2.3.2.2.  In a collision prevention mode, the STCA operates to prevent collisions between aircraft with no regard to the required separation standards. The notification time will be shorter than in a separation assurance mode and would allow a controller time to issue an instruction for avoiding action or an evasive manoeuvre.

2.3.3.  ICAO defines STCA as follows:

”The objective of the STCA function is to assist the controller in maintaining separation between controlled flights be generating, in a timely manner, an alert of potential infringement of separation minima”

Clearly from this ICAO intended that STCA systems operate in a separation assurance mode, however research indicates that this is not always the case and some ATS providers have chosen to operate STCA as a collision prevention function. Current IFATCA policy is consistent with the ICAO position. It is also interesting to note that ICAO does not contemplate the separations (or collisions) between controlled and uncontrolled flights.

2.3.4.  In both modes of operation, however, it is vital that the STCA parameters are set to ensure that the warnings generated for the controller are timely, accurate and appropriate. If parameters are incorrectly set then the system will generate “nuisance alerts” whereby unnecessary alerts are displayed to the controller. If this is the case then controllers have a tendency to become less concerned when system generated alerts occur, thereby reducing the effectiveness of the system. Similarly it is vital that the alerts generated are unique, recognisable and comprehensible to a controller. They may consist of both aural and visual cues to ensure the controller’s attention is attracted to the information in a timely manner.


2.4. Safety Net versus Controller Tool

2.4.1.  An STCA function can be classified as either a safety net function or a CT depending upon the system parameters. Different regulatory organisations may dictate different requirements for the parameters and operation of STCA systems and by doing so, determine whether an individual system is a CT or a safety net. The distinction may, however, be unclear to the controller using the system.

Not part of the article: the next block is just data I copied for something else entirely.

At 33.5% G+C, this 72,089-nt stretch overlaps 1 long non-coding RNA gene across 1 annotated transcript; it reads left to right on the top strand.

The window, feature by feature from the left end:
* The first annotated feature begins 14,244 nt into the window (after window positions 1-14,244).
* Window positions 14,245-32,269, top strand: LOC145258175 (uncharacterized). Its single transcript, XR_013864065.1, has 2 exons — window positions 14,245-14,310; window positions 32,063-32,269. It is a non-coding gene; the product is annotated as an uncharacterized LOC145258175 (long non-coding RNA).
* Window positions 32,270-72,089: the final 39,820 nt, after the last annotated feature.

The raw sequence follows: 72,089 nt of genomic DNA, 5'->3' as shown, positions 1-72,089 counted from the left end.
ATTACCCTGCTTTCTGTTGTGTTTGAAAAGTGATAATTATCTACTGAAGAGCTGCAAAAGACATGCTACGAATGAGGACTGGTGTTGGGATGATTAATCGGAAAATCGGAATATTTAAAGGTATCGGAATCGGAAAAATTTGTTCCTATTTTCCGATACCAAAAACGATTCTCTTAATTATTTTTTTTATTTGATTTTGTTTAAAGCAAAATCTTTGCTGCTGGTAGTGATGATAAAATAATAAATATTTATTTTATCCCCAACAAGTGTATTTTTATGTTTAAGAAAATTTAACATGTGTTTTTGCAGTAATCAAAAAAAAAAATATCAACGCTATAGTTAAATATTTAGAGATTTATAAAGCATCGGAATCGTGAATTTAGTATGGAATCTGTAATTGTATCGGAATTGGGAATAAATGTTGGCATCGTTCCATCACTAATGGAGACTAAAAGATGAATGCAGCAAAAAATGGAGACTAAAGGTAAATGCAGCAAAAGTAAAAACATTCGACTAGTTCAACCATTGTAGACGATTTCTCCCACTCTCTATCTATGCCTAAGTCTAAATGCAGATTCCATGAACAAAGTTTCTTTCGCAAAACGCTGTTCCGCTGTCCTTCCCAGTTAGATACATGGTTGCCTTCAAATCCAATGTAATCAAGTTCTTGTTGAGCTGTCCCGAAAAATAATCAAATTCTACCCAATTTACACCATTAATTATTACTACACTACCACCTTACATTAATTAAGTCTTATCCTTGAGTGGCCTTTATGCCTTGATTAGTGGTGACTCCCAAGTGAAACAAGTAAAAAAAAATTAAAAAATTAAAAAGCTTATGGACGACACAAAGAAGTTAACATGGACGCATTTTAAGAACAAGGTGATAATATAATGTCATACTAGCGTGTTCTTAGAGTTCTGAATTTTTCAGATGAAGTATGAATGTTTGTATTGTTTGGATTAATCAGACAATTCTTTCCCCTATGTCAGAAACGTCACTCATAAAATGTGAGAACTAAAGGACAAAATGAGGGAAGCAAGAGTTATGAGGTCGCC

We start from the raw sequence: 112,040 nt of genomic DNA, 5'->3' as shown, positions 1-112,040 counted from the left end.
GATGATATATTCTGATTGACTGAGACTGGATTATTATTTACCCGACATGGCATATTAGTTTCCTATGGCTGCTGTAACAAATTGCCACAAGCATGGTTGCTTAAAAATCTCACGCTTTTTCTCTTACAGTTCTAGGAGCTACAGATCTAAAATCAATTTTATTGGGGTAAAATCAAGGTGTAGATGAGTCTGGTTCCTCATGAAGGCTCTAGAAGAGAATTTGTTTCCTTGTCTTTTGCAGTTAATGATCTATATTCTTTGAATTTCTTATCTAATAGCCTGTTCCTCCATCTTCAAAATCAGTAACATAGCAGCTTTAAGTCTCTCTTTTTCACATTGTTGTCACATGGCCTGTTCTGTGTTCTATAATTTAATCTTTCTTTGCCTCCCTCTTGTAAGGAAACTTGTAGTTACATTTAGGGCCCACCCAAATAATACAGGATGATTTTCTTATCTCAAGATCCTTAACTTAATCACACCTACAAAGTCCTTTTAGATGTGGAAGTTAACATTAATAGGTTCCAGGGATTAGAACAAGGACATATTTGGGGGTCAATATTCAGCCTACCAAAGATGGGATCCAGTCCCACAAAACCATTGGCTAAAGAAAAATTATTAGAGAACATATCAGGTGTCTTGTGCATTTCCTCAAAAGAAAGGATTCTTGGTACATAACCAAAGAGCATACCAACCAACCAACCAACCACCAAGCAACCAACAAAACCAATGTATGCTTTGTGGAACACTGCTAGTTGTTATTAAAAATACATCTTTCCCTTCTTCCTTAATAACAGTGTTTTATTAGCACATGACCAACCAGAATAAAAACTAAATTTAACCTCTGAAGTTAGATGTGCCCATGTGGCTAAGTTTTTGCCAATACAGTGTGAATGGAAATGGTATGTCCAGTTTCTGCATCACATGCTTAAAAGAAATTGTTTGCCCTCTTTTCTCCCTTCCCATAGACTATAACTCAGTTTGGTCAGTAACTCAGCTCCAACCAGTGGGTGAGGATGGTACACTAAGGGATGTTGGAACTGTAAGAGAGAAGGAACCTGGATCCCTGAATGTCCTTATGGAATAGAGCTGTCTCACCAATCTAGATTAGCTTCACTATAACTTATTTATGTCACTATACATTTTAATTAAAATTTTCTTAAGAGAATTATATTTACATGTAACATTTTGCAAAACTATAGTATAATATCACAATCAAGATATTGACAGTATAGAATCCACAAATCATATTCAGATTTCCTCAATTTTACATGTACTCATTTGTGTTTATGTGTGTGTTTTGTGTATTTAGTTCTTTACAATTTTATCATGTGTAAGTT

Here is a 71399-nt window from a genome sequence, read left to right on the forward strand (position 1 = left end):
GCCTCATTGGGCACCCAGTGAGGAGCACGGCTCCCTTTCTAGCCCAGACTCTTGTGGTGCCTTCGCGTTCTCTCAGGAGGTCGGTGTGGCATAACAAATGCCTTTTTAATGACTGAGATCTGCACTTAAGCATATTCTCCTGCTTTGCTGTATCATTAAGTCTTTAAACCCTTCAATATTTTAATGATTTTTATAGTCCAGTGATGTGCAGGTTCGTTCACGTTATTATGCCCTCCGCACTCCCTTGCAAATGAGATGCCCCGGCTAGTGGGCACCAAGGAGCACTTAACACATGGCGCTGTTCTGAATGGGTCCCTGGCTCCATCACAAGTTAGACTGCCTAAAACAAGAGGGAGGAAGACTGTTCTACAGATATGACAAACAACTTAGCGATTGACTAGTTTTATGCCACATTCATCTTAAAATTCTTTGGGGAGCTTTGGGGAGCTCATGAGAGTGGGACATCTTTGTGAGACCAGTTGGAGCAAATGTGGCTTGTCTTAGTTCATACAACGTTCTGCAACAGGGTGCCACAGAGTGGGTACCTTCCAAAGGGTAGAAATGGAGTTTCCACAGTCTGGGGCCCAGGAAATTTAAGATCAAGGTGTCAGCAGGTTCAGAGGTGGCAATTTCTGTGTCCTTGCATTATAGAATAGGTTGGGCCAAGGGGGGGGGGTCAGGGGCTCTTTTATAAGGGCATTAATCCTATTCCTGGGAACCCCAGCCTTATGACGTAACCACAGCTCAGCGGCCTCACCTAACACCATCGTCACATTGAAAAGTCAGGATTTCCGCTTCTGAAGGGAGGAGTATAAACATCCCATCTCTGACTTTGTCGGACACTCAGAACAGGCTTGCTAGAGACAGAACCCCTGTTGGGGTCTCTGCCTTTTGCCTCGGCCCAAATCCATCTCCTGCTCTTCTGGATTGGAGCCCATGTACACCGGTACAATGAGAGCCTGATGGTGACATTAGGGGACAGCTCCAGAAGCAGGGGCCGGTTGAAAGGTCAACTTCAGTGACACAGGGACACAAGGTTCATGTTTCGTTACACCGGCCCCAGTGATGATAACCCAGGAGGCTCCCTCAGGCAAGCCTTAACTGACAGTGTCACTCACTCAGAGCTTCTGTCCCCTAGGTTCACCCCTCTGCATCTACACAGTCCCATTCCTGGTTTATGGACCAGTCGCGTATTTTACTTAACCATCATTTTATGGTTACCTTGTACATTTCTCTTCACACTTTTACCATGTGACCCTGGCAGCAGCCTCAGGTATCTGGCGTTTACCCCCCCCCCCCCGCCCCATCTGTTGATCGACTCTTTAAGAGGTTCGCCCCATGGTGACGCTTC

2.4.2.  Whether the STCA system is protecting against a loss of separation or a near collision does seem to be a rather debatable point. In both cases the system is enhancing the ATS operation by providing automated warnings. Whilst an STCA system protecting against losses of separation may not be quite be the “last line of defence” in preventing an accident, the significance of the automated warning must not be underestimated. These warnings may be used to indicate either a failure or potential failure of a safe system and form part of a layered defence against mid-air collisions.

2.4.3.  An STCA function should not be considered when developing a safety case for the introduction of new separations or procedures, unless it can be demonstrated that the functionality is used in a separation assurance mode of operation.

Conclusions

3.1. STCA is a computer program that relies on processed radar data to predict potential conflicts according to variable parameters.

3.2.  STCA is a functionality that can be utilised to provide warnings of either a loss of separation or a collision.

3.3.  STCA must provide accurate and timely warnings in a manner that is recognisable and actionable for a controller.

3.4.  Whilst the parameters of an STCA function may be known to controllers, the alerts generated often do not indicate whether a loss of separation or a collision is imminent or likely. This is unacceptable. The controller display must differentiate whether a CT or a safety net function is activated and the controller should never be in any doubt to what action is required.

3.5.  An STCA function can be considered as a CT or as a safety net function, depending upon the system parameters or design.

3.6.  Only CTs can be used in safety cases.

Recommendations

It is recommended that;

4.1. STCA be defined as:

Short Term Conflict Alert (STCA) is an automated system that predicts reduction of aircraft spacing to below specified parameters. An STCA function can be used as either a controller tool or a safety net depending upon system parameters.

and be included in the IFATCA manual on page 3 2 1 13.

4.2 IFATCA Policy is:

An STCA function should not be considered when developing a safety case, unless it can be demonstrated that the functionality is used in a separation assurance mode of operation.

and be included in the IFATCA manual on page 3 2 1 13.

References

ICAO Doc 4444.

WP 98 Toulouse 1998.

WP 87 Buenos Aires 2003.

WP 89 Hong Kong 2004.

WP 90 Hong Kong 2004.

Professional and Technical Manual of IFATCA (2004).

Last Update: September 29, 2020  

March 27, 2020   138   Jean-Francois Lepage    2005